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‘Fire and Air’ review: An intriguing peek into the world of ballet

Marin Mazzie, Douglas Hodge and Marsha Mason in

Marin Mazzie, Douglas Hodge and Marsha Mason in a scene from "Fire and Air." Photo Credit: Joan Marcus

WHAT “Fire and Air”

WHERE Classic Stage Company, 136 E. 13th St.

INFO $50-$125, classicstage.org, 866-811-4111

BOTTOM LINE Terrence McNally’s intriguing exploration of a ballet legend.

The rarefied world of opera has been a constant in the plays of Terrence McNally, with the Tony-winning “Master Class” and “The Lisbon Traviata” the best of them.

Now the playwright has turned his attention to another high art. In the intriguing if at times perplexing “Fire and Air,” his new play just opened at Classic Stage as part of the company’s 50th anniversary season, he explores ballet, specifically the Ballets Russes and its legendary impresario Sergei Diaghilev.

It’s a tortured world he invites us into, one in which Diaghilev struggles with demons both internal and external. His troubled love affair with dancer Vaslav Nijinsky is the source of most of the anguish, the intricate financial machinations of running a ballet company the rest.

John Doyle, the company’s artistic director, stages this docudrama with an impressive cast. Douglas Hodge (Tony winner for “La Cage aux Folles”) is maniacally intense as Diaghilev, and John Glover, a McNally regular, is Dima, Diaghilev’s witty but long-suffering cousin and former lover. Broadway stalwart Marin Mazzie is Misia, the beautiful doyenne of society who keeps the ballet company somewhat solvent, and four-time Oscar nominee Marsha Mason plays the loving nanny Dunya. Less known are the men playing the dancers. James Cusati-Moyer is a moody Nijinsky, giving clear indication of his eventual descent into mental illness. Jay Armstrong Johnson is the more flamboyant Leonide Massine, who takes Nijinsky’s place on the ballet stage and in Diaghilev’s bed.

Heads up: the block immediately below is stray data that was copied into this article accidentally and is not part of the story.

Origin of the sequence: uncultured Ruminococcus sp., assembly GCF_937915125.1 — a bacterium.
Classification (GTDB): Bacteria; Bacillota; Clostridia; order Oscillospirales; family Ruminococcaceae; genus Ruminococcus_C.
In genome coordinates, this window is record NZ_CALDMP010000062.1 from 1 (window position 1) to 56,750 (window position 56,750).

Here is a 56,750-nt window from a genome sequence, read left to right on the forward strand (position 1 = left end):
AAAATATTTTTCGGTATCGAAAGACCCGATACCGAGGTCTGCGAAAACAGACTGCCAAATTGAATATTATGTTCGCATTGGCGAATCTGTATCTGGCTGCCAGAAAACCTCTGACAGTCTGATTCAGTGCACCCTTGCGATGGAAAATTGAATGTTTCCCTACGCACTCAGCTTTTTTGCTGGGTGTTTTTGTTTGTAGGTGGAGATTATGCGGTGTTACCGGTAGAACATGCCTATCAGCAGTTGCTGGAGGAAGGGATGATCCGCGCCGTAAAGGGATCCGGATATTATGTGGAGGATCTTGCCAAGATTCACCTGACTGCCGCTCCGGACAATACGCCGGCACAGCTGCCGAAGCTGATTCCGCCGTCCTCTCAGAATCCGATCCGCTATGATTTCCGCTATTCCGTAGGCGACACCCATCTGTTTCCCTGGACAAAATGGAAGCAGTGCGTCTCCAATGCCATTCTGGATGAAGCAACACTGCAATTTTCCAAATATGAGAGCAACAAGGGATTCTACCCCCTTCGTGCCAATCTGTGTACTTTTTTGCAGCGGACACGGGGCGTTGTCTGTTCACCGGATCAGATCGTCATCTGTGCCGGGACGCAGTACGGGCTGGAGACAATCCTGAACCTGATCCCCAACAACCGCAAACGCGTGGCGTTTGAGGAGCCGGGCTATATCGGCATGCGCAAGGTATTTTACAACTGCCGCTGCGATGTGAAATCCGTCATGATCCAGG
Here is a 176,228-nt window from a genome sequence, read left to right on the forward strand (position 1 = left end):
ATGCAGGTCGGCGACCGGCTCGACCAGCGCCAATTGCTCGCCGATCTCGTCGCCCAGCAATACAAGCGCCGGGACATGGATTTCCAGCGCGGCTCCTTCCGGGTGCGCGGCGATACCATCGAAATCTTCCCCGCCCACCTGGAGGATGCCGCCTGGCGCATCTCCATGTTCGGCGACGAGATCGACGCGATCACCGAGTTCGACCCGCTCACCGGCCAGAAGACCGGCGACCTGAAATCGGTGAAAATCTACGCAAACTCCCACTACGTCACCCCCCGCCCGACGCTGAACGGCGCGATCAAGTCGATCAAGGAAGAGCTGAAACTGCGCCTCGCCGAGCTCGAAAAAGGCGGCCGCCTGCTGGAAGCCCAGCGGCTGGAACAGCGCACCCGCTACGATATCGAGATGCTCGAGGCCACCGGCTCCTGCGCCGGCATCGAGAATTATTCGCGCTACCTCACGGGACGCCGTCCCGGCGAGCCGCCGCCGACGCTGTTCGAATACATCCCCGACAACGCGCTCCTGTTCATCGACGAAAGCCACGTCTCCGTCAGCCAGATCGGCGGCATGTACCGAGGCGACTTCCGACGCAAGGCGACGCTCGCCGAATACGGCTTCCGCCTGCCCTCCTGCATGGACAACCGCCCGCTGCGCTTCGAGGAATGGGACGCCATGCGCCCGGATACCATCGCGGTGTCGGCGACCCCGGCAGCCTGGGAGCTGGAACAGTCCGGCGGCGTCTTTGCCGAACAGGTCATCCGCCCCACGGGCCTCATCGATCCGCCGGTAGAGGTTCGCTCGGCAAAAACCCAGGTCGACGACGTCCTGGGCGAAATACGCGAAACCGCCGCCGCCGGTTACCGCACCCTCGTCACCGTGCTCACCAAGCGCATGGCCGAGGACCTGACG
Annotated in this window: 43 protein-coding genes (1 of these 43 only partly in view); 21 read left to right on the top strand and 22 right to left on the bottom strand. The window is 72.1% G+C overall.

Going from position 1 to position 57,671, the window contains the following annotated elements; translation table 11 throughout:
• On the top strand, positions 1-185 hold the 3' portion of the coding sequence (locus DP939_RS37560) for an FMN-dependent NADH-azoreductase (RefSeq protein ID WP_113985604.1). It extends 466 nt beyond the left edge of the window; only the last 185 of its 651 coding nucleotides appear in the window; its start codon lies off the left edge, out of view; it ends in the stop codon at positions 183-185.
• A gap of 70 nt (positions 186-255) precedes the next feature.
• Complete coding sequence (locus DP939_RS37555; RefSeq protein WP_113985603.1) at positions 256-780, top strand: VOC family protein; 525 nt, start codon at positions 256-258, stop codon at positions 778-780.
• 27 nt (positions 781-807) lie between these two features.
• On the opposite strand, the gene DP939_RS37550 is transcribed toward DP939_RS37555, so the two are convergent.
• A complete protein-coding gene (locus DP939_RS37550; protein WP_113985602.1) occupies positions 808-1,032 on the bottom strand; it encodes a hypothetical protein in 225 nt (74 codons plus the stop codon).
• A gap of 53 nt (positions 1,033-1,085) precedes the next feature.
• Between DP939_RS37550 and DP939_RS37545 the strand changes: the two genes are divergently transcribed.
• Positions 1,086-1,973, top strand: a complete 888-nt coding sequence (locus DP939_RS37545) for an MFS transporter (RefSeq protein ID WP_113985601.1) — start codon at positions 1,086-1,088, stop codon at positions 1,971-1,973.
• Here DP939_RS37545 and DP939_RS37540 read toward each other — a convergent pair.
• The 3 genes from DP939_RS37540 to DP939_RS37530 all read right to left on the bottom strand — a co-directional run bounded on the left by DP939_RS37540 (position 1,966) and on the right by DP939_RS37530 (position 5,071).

Appropriately, the play is set in a ballet studio (barre and mirror along the back wall) but with a twist — Doyle, who doubled as designer, slants another (huge) mirror above it all, offering an interesting perspective on the action. But as the play frequently switches locale — a Russian theater, a hotel in Paris, the beach in Venice — lighting changes and sounds effects aren’t enough to make it clear where we are at any given moment, creating an overall sense of confusion.

Still, the play offers wonderful performances and an interesting peek into a little-known world. And for people who take their ballet seriously, this piece is a must, with its realistic exploration of a man who had so much influence on the arts of the 20th century. Without him, Doyle writes in program notes, “we would not have dance as we know it today.”

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